jrnl is a personal journal management application.
Set up your journal by printing out a config file, like so:
and fill out the path to the root of your journal.
Open up today's journal entry with
which will open up today's journal entry in your favourite text editor.
Using jrnl grep
jrnl also comes with a grep wrapper which you can invoke as follows:
jrnl grep [OPTIONS] PATTERN
OPTIONS are normal grep
You can generate a timestamp before opening the entry by using the
or you can have timestamps always written by specifying so in your config file.
Negative date offsets
You can open up another date's journal entry by specifying a date as an argument. One way of doing this is with negative date offsets: for example, to open up yesterday's journal run
Another way to pass a date to jrnl is with a date string (wrapped in
quotes if it contains spaces). jrnl uses
dateutil's fuzzy date parser to
parse the strings you pass in, which lets you specify dates like
"Nov 7 2017":
jrnl "Nov 7 2017"
dateutil can do more: for example, specifying the 4th of the current month's date with
Accessing the latest existing entry
You can open the latest existing journal entry with
HEAD like so:
LATEST—all of which are case
Accessing an existing entry's ancestor
You can access the ancestor of an existing entry with suffixes
~N (for the Nth ancestor). These work almost identically to the same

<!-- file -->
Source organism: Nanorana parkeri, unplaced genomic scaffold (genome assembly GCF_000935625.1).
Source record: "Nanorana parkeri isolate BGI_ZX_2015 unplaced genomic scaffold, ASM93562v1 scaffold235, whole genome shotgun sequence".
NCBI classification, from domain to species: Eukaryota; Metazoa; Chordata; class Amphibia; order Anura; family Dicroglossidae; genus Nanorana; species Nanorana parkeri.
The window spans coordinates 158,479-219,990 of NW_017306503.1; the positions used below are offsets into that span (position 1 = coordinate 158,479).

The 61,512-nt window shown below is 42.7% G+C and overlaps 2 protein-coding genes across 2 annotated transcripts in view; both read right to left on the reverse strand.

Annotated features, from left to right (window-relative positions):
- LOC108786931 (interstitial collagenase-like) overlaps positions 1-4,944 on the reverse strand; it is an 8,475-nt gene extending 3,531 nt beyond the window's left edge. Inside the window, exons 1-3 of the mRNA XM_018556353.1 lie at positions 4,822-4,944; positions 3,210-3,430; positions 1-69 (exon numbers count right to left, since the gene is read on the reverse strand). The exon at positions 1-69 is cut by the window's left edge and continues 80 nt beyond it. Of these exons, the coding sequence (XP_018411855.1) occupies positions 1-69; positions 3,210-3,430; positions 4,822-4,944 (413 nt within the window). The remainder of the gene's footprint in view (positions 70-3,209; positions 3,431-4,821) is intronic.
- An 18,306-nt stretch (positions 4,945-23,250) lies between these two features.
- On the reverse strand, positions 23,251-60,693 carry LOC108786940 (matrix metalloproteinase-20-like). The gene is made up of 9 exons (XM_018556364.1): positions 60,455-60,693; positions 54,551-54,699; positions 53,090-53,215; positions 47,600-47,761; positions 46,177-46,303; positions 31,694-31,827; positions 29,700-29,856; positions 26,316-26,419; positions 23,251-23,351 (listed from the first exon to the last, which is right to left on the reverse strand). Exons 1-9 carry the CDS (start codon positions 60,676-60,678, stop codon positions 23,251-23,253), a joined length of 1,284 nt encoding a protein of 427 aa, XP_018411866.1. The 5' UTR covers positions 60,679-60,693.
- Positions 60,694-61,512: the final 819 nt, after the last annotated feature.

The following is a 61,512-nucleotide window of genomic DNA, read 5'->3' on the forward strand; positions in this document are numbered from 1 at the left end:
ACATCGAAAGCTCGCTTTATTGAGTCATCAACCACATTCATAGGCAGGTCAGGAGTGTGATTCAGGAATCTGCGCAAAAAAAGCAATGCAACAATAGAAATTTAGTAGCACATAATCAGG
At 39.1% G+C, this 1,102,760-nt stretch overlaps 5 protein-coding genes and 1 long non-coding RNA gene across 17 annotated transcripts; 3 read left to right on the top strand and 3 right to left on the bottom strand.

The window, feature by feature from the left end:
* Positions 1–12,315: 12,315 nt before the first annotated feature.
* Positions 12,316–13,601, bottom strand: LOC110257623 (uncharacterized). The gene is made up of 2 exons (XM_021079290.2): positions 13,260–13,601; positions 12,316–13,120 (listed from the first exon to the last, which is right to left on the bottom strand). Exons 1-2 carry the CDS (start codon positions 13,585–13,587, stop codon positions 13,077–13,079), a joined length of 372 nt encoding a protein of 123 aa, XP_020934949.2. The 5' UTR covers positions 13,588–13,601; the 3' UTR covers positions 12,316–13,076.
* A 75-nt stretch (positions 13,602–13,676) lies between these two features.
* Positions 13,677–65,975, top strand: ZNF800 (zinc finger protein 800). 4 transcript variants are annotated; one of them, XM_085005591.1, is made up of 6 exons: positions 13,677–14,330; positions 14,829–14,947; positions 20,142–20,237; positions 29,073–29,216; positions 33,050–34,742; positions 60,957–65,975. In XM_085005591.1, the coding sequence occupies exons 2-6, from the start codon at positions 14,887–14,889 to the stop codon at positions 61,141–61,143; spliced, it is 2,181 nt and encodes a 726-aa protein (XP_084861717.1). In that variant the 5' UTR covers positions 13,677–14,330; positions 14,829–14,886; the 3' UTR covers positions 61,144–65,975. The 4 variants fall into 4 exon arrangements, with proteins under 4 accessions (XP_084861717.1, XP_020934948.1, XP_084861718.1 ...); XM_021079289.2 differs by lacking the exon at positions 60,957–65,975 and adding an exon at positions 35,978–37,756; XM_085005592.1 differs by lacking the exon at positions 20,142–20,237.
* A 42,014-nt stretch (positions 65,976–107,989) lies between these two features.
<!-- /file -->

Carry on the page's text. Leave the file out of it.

git. For example, to find the fifth last existing journal
enty, you can do
These suffixes can be stacked and combined in any way you like.
Accessing the closest existing entry to a given date
To access the closest existing journal entry for a given date, add the
@ suffix to the date. For example, to find the closest entry to
2017-01-01, you'd do
Opening multiple entries
To open up multiple entries simply pass in multiple date arguments. For example,
jrnl -7 "Jan 01 2016" 20180504
will open entries for a week ago, 2018-01-01, and 2018-05-04.
Extending a date past midnight
If in your config file you have
N is some postive integer; then for a given date, at 0
earlier, jrnl will open up the day before's journal entry.
When it's 02:00, we're likely to refer to this time as night, rather than morning. Likewise, you might want a journal chunk (for lack of a better term) written at 02:00 to be in the same entry as chunks from (technically) the previous day. If you do want such a thing, you can specify a time in your config file: at any time before this specified time (inclusive), jrnl will open up the day before's journal entry.
Right now you're constrained to having a journal structure like so:
journal_root/ journal_root/2017/ journal_root/2017/2017-07-05.txt journal_root/2017/2017-09-01.txt
and if you want to use all the features you're going to need to be okay with ISO 8601-based timestamps:
2017-09-01 21:06 You'd write stuff here. 22:30 And more stuff here.
How do I install this?
sudo pip3 install jrnl-mw
or just run the
run_jrnl.py script directly.